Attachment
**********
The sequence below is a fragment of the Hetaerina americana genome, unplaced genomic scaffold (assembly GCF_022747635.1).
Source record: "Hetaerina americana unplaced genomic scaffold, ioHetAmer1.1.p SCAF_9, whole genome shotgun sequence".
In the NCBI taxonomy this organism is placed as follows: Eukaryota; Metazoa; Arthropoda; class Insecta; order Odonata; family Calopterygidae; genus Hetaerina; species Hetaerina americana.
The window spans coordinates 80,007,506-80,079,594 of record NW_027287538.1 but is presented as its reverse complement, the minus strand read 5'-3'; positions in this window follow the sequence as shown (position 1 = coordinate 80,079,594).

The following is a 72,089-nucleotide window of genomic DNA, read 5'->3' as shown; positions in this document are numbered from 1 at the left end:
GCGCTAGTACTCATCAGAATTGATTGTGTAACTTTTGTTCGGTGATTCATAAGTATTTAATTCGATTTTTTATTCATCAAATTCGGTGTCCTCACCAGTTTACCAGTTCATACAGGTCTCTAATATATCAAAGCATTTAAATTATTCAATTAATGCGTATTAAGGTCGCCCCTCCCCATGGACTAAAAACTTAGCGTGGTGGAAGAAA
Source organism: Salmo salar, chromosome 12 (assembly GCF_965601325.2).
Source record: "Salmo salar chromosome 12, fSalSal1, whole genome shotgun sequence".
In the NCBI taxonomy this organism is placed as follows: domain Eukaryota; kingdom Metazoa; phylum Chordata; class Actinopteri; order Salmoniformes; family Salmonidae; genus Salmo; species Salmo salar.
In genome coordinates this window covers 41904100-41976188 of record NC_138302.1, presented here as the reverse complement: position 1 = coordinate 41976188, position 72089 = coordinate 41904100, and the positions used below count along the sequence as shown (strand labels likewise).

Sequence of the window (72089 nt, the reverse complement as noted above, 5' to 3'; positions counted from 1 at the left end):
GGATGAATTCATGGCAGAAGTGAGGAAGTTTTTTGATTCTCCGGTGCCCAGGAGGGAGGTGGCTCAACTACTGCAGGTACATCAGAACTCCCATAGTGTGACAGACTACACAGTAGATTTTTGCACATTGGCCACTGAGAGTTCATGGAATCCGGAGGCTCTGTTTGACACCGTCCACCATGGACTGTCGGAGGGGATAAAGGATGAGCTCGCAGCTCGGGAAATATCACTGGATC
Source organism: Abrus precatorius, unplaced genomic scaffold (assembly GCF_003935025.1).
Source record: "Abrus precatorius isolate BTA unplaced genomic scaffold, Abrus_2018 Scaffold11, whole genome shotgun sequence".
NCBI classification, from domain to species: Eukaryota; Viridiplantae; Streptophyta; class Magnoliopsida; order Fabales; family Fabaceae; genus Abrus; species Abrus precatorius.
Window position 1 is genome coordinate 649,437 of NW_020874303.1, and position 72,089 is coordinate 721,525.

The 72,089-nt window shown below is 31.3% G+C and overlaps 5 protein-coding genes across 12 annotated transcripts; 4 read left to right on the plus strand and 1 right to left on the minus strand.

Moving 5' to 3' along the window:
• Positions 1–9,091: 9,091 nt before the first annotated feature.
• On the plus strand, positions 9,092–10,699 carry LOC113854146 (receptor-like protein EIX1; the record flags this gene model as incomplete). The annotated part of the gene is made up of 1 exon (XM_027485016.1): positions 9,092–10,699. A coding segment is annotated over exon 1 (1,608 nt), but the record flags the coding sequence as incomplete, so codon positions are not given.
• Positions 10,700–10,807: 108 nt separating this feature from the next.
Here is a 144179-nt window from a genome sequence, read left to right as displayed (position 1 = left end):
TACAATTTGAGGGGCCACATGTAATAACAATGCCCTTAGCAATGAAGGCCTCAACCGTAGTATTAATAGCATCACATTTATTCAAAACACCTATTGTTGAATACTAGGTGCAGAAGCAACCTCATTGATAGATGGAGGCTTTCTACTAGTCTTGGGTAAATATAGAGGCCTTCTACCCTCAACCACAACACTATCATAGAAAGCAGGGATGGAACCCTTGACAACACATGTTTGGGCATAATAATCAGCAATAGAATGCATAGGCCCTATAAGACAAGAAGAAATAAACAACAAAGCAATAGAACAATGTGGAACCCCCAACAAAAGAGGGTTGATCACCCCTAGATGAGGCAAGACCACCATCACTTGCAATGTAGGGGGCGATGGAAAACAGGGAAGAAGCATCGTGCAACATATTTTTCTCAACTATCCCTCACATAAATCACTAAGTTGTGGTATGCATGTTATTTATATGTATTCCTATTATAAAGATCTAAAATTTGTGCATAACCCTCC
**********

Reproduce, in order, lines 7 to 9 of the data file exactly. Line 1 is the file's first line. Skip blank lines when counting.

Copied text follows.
Source organism: Salmo salar, chromosome 12 (assembly GCF_965601325.2).
Source record: "Salmo salar chromosome 12, fSalSal1, whole genome shotgun sequence".
In the NCBI taxonomy this organism is placed as follows: domain Eukaryota; kingdom Metazoa; phylum Chordata; class Actinopteri; order Salmoniformes; family Salmonidae; genus Salmo; species Salmo salar.